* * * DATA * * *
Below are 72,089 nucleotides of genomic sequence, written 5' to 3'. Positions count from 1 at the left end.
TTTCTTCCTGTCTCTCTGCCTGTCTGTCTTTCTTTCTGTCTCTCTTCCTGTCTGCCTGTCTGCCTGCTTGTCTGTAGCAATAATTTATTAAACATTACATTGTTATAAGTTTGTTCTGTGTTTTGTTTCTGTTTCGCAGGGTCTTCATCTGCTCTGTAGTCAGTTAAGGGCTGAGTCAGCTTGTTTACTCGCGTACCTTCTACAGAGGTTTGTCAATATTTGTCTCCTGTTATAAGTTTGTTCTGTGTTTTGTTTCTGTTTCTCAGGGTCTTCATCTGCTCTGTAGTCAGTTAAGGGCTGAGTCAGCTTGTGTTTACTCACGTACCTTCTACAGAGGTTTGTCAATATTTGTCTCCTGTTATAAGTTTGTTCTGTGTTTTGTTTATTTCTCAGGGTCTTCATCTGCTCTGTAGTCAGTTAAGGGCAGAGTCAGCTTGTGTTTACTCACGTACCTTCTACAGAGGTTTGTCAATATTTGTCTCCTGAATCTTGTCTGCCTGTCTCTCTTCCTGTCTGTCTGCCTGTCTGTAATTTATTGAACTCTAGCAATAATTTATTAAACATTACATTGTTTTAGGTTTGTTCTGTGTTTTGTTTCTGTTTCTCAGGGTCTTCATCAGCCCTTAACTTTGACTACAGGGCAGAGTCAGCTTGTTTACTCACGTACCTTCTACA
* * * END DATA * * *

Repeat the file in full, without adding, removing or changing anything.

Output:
Below are 72,089 nucleotides of genomic sequence, written 5' to 3'. Positions count from 1 at the left end.
TTTCTTCCTGTCTCTCTGCCTGTCTGTCTTTCTTTCTGTCTCTCTTCCTGTCTGCCTGTCTGCCTGCTTGTCTGTAGCAATAATTTATTAAACATTACATTGTTATAAGTTTGTTCTGTGTTTTGTTTCTGTTTCGCAGGGTCTTCATCTGCTCTGTAGTCAGTTAAGGGCTGAGTCAGCTTGTTTACTCGCGTACCTTCTACAGAGGTTTGTCAATATTTGTCTCCTGTTATAAGTTTGTTCTGTGTTTTGTTTCTGTTTCTCAGGGTCTTCATCTGCTCTGTAGTCAGTTAAGGGCTGAGTCAGCTTGTGTTTACTCACGTACCTTCTACAGAGGTTTGTCAATATTTGTCTCCTGTTATAAGTTTGTTCTGTGTTTTGTTTATTTCTCAGGGTCTTCATCTGCTCTGTAGTCAGTTAAGGGCAGAGTCAGCTTGTGTTTACTCACGTACCTTCTACAGAGGTTTGTCAATATTTGTCTCCTGAATCTTGTCTGCCTGTCTCTCTTCCTGTCTGTCTGCCTGTCTGTAATTTATTGAACTCTAGCAATAATTTATTAAACATTACATTGTTTTAGGTTTGTTCTGTGTTTTGTTTCTGTTTCTCAGGGTCTTCATCAGCCCTTAACTTTGACTACAGGGCAGAGTCAGCTTGTTTACTCACGTACCTTCTACA